Robag Wruhme - Thora Vukk

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  • As half of the now sadly defunct DJ superheroes Wighnomy Brothers, Robag Wruhme—or Gabor Schablizki as Mama would have it—made it quite clear in an interview with RA a few years ago that the music coming out of the Wighnomy camp over the years was exclusively his design. Across the last decade or so, material under the Wighnomy banner had emerged mainly on the duo's own label, Freude Am Tanzen, and kindred-spirit imprints like Kompakt and WB Records. But Wruhme and longtime deck bro Soren Bodner had established their brand over their long-lionized sets and parties in the midst of the minimal explosion in the early to mid-'00s, and then on attempts to capture those very melodic, hyperkinetic sets for the homebodies on 2008's mix, Metawuffmischfelge. With the news late in 2009 that the two were set to go their separate ways, perhaps the sting was balmed for fans a bit by the revelation a little while later that Wruhme would release a new mix for Kompakt in early 2011 and then unveil his long-awaited second album for DJ Koze's Pampa Records. The mix—another typically leaden Wighnomy-ism, Wuppdeckmischmampflow—was trademark Kompakt, a warm, elastic assembly that served as a kind of Wruhme aural comfort-food. A suitable companion piece for that set, Wruhme's album, Thora Vukk, fittingly now finds him treading very similar terrain. An assembly of field recordings—from drawers shutting to more natural sounds like the fall of rain and children mumbling—laced into elegant, refined tracks, the album may best be described as "clinking glass minimalism." At its most intricate, it resembles a brighter take on the detailed layering, reliance on space and percussive trickery of mid-'00s Perlon or Cadenza. Offset by a series of "brücke," or bridge, pieces that function as short palette cleansers between slightly meatier tracks, it's not as though anything on Thora Vukk really slams though. In fact, it'd be hard to hear hints of his gonzo party-crafting in these soothing, warm-bath creations. Instead, Wruhme leans more toward downtempo or ambient realms, revolving slowly around piano loops, faint percussive thumps and various unidentifiable rhythmic bounces. It's faint, delicate, almost polite, sometimes so distant and withdrawn it's like you're hearing slight musical musings from the other side of a wall. With glowing pads and one of the album's many melancholy piano loops, the title track almost seems to twinkle and buzz more than it bounces, and "Tulpa Ovi" is similarly contemplative, a comforting bit of cocktail-hour house. With its soft, loping percussion and ornate piano, "Prognosen Bomm" might result from Max Richter trying his hands at house music, while closer "Ende" tumbles along a shaky rhythm as it eases you into its hushed lullaby tones. With the end of his long-term partnership, Thora Vukk finds Wruhme in a period of serene self-reconsideration as a producer. He's channeled the overt melodicism of his/their CD mixes into something patient and quietly tender, and the result is another success both for him and for Pampa.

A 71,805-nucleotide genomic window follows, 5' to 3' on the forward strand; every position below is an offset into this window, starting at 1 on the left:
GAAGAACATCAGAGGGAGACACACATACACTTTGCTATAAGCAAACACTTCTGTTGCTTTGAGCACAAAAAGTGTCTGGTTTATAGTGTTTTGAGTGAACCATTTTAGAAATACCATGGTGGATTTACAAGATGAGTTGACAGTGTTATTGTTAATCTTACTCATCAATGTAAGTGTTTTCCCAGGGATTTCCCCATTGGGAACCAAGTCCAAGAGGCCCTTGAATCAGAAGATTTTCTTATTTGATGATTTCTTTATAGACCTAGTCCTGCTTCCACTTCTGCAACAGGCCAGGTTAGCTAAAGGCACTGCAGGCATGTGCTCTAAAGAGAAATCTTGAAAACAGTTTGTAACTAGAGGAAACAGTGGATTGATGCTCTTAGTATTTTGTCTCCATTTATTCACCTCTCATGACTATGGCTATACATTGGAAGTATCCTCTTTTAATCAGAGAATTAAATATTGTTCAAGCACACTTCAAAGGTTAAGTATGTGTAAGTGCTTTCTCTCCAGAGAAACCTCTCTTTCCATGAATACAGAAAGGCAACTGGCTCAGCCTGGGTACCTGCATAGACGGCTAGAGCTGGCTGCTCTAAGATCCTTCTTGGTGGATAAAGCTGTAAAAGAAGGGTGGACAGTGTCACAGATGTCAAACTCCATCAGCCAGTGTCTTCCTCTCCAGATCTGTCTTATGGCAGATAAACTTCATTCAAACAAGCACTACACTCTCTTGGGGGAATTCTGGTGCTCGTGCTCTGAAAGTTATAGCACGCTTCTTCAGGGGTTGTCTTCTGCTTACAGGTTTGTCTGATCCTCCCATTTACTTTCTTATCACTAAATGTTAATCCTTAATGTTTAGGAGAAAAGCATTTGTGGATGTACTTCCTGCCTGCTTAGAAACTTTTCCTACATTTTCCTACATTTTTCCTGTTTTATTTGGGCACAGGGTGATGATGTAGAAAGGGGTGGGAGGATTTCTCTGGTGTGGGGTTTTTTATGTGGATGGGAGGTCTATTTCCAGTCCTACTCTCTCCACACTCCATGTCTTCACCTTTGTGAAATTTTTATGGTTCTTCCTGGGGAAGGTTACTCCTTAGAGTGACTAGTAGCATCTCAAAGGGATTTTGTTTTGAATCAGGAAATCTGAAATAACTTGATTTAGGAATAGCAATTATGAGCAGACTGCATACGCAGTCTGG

• Tracklist
      01. Wupp Dek 02. Thora Vukk 03. Bruecke Eins 04. Bommsen Boeff 05. Bruecke Zwei 06. Pnom Gobal 07. Bruecke Drei 08. Tulpa Ovi 09. Bruecke Vier 10. Prognosen Bomm 11. Bruecke Fuenf 12. Ende